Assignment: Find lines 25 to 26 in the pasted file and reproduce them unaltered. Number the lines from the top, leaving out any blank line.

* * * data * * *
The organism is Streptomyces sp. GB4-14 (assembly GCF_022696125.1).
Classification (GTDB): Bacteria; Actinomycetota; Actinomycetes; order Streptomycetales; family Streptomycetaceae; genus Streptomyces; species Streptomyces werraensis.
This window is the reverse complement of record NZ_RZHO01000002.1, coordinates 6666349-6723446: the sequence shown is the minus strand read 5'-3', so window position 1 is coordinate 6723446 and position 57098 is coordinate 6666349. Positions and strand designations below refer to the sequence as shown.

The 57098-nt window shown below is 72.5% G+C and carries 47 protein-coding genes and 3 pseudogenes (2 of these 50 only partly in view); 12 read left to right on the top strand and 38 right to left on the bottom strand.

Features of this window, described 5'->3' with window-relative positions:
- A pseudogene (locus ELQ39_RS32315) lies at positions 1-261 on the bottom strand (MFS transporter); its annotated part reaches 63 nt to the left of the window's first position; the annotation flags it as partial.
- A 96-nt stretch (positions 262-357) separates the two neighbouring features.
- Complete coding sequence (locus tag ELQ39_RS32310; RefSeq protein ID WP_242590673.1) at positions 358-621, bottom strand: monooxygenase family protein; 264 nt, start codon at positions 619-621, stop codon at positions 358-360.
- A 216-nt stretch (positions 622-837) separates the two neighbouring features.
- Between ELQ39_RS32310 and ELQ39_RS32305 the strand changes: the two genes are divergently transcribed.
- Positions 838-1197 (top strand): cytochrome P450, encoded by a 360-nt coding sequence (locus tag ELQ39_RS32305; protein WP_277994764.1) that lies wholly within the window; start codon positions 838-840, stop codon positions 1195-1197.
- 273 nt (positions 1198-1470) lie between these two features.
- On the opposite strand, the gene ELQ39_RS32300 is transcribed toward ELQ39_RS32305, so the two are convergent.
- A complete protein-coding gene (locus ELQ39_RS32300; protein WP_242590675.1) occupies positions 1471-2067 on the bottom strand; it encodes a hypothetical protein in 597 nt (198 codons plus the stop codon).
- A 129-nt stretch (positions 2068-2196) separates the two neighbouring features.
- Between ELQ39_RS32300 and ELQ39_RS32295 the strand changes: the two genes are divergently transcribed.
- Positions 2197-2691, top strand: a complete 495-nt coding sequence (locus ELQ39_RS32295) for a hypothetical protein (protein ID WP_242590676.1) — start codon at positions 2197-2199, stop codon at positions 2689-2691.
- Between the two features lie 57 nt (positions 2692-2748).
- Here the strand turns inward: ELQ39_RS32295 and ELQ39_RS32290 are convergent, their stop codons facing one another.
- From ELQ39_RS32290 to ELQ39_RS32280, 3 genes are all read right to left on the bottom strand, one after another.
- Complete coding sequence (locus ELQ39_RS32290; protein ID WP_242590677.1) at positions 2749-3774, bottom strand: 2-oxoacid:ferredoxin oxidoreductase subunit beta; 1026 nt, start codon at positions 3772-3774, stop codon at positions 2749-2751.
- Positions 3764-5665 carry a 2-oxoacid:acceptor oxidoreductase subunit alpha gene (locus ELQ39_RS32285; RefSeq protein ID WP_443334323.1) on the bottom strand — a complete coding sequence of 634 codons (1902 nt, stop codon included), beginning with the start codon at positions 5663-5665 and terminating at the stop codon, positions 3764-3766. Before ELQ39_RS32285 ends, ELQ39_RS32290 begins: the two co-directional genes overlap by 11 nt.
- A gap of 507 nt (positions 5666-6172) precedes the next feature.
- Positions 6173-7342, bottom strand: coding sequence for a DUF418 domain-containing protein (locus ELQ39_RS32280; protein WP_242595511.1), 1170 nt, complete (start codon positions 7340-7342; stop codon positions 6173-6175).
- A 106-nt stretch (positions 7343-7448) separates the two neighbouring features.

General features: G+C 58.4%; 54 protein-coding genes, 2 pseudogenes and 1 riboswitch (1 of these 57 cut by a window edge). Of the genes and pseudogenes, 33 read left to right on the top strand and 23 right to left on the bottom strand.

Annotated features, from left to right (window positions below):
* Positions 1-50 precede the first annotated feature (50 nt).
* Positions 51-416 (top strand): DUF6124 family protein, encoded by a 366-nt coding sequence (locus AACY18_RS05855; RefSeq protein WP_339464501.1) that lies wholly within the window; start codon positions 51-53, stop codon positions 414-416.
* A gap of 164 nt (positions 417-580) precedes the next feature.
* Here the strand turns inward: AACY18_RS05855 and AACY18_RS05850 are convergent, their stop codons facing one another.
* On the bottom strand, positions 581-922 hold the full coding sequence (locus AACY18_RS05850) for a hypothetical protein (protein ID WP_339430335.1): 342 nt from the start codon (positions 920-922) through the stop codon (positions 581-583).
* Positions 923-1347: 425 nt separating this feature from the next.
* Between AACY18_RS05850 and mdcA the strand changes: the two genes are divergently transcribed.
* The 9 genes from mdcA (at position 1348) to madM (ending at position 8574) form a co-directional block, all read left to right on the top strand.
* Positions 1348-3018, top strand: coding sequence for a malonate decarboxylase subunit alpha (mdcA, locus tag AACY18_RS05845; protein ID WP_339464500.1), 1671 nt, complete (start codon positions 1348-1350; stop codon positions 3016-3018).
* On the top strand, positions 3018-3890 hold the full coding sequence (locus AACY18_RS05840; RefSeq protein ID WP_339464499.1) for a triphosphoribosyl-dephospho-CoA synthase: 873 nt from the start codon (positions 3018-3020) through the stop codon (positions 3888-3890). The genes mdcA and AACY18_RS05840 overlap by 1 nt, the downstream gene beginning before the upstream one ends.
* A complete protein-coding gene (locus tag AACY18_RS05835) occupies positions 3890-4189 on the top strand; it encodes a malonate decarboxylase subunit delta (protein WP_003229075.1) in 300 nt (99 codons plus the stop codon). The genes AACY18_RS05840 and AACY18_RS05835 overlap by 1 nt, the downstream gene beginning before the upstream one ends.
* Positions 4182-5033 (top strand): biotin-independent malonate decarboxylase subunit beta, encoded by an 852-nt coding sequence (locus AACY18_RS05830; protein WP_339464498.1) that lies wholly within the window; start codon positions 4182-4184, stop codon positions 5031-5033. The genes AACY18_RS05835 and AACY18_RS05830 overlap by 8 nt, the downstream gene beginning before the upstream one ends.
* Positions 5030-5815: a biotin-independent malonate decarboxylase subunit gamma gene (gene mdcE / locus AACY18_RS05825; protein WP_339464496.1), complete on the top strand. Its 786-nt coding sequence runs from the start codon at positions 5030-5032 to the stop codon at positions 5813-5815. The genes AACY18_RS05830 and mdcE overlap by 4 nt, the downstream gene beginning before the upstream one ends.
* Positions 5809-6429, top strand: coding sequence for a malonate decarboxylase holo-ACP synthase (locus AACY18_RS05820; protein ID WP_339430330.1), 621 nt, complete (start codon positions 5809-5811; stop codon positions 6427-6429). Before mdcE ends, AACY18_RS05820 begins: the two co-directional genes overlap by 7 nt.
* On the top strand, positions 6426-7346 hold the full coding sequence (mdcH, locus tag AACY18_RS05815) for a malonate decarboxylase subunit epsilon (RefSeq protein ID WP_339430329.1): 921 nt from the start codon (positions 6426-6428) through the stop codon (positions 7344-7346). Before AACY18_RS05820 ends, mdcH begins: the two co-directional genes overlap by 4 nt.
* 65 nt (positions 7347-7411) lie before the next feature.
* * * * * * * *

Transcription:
- A 106-nt stretch (positions 7343-7448) separates the two neighbouring features.

General features: G+C 58.4%; 54 protein-coding genes, 2 pseudogenes and 1 riboswitch (1 of these 57 cut by a window edge). Of the genes and pseudogenes, 33 read left to right on the top strand and 23 right to left on the bottom strand.